3 breakout sales from the 2018 Scottsdale auctions
by Eric Weiner and Brian Rabold //
It was a hectic week at this year’s Scottsdale auctions, which finished with roughly $248 million in total sales—down five percent from 2017. The breadth and scale of the auctions in Scottsdale is enormous, as always, but all of the data tells us that we have a healthy market on our hands that bodes particularly well for affordable, fun, attainable classics.
Three breakout sales—auction results that set a new standard price or put a car on the collector-market radar—stand out from the masses. In each case, these sales represent a considerably higher transaction price than we’d expect, given even #1-condition value according to the Hagerty Price Guide. We never know what the future holds until it’s here, but these three breakout sales could serve as a “reset button” for the cars involved.
The futuristic-looking, 561-hp EB110 GT has been on the move for the last three years, but this particular sale took it to another level. Fiercely contested bidding led to a world-record result, not to mention an amount that could have purchased a spicy 605-hp SS example two years ago. (Michael Schumacher bought one of these, if that’s an endorsement.)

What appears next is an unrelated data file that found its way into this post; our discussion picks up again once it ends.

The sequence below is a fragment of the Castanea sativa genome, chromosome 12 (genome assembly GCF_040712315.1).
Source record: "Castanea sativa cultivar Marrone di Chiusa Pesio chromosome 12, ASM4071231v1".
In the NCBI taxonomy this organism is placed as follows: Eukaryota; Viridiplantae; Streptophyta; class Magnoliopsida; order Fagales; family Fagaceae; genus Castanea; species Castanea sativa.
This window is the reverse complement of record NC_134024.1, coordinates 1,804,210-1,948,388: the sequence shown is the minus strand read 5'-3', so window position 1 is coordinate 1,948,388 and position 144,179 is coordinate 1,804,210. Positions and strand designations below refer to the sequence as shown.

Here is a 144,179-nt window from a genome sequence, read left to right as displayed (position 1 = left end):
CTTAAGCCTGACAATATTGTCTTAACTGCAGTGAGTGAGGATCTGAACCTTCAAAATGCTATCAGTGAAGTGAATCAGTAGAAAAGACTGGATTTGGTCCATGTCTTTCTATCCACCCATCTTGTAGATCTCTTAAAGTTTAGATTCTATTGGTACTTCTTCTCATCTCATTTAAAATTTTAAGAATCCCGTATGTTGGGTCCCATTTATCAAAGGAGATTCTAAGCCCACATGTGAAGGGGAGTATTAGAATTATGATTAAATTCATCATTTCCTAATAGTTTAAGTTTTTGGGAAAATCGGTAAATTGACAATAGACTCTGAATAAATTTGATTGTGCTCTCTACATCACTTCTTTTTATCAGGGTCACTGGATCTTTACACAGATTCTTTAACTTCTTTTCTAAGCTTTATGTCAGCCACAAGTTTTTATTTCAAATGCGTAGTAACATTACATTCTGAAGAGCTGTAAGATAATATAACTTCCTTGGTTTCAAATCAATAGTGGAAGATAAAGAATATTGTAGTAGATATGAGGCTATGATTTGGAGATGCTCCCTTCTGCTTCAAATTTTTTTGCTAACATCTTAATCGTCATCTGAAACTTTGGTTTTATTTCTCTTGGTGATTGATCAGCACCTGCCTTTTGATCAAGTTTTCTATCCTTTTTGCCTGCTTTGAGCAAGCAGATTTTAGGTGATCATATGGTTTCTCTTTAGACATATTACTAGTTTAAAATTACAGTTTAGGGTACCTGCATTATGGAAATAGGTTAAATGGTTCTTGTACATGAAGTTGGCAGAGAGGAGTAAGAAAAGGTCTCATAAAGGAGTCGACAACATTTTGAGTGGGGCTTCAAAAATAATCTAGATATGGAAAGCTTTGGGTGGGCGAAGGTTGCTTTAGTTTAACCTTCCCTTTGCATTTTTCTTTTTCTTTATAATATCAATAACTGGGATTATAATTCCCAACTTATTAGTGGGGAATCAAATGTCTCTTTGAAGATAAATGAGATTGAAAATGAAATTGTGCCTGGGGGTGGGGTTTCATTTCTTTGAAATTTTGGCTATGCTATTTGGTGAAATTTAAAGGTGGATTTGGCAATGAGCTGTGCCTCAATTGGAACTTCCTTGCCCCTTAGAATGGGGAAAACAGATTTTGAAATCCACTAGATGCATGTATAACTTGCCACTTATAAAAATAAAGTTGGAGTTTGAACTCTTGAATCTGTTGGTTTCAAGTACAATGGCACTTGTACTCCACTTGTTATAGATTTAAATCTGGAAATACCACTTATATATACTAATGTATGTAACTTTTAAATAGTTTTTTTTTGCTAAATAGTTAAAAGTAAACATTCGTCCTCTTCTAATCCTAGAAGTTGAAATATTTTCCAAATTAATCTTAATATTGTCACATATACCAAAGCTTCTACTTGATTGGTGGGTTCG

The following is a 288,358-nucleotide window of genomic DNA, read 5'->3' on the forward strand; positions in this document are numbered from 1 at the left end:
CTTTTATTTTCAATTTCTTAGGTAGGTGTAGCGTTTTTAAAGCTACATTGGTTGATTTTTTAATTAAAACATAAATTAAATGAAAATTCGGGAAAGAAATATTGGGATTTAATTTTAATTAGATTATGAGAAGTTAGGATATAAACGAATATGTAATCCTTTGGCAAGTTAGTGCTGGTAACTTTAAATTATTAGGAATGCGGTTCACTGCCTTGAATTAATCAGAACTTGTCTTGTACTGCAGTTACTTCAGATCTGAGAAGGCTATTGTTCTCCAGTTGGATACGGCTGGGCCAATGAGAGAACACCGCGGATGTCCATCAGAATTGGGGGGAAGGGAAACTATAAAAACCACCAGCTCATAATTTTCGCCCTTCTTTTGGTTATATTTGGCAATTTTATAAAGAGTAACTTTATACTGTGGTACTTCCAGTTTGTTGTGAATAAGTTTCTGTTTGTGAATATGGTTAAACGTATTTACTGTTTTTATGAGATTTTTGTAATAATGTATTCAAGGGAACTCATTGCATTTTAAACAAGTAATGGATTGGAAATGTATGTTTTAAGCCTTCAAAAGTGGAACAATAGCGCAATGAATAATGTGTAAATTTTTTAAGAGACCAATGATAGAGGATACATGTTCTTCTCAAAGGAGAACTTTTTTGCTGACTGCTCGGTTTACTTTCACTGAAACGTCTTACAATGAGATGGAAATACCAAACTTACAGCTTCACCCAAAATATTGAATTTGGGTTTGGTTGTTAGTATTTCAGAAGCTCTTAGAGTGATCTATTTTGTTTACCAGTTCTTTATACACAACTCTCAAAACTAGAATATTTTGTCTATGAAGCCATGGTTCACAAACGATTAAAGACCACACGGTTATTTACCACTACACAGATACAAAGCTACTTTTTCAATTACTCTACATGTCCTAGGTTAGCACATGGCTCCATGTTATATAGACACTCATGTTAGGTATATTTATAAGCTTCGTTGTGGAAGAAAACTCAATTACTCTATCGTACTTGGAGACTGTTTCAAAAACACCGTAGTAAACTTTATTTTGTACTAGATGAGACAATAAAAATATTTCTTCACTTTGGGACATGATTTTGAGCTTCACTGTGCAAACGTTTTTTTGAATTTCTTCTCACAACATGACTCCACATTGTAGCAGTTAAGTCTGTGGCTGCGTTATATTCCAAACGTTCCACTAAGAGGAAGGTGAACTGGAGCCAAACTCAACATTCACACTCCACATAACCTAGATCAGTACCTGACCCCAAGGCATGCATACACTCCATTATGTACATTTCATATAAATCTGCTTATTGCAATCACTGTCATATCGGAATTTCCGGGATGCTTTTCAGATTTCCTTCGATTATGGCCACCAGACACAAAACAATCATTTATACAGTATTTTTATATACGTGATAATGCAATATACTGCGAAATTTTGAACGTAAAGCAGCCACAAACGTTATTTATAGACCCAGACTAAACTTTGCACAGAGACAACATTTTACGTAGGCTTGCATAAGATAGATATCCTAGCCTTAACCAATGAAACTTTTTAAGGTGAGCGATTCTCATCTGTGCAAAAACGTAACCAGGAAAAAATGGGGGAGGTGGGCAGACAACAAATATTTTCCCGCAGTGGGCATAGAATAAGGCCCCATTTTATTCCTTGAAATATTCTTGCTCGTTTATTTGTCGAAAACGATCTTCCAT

The EB110 was Dave Kinney’s “buy” in January 2017 and made the short list for Hagerty’s Bull Market story. The list of million-dollar cars from the 1990s is a brief one: McLaren F1, Porsche GT1 Strassenversion, Ferrari F40, Ferrari F50, Mercedes-Benz CLK GTR, and Bugatti EB110 SS. Looks like the EB110 GT will soon be part of the club.
The 500E was a Q-ship collaboration between Mercedes and Porsche, shuttled back and forth between the two during assembly. Its high-end tech and features gave it true luxury appeal, while its lovely 315-hp 5.0-liter V-8 and beefy brakes made it a performance benchmark for mid-range luxury sedans of the era. Values jumped from 2012–2015 but have been quiet for the last two years. This price for a 20,000-mile example is well above public sales for 500Es and should put this model rightfully in the spotlight.
The Mk IV Supra gets all the love, but the Mk III is definitely worth a look. Turbo versions have been moving up in value over the past three years, but this price for a 3300-mile example is effectively worth twice what HPG’s #1 value is. As on all Mk III Turbo models, this example came new with Toyota Electronic Modulated Suspension and a 230-hp 3.0-liter DOHC straight-six with a heavy-duty five-speed stick. If these have been on your list but you just haven’t been energized to cut the check, act now because this sale will certainly get the forums talking.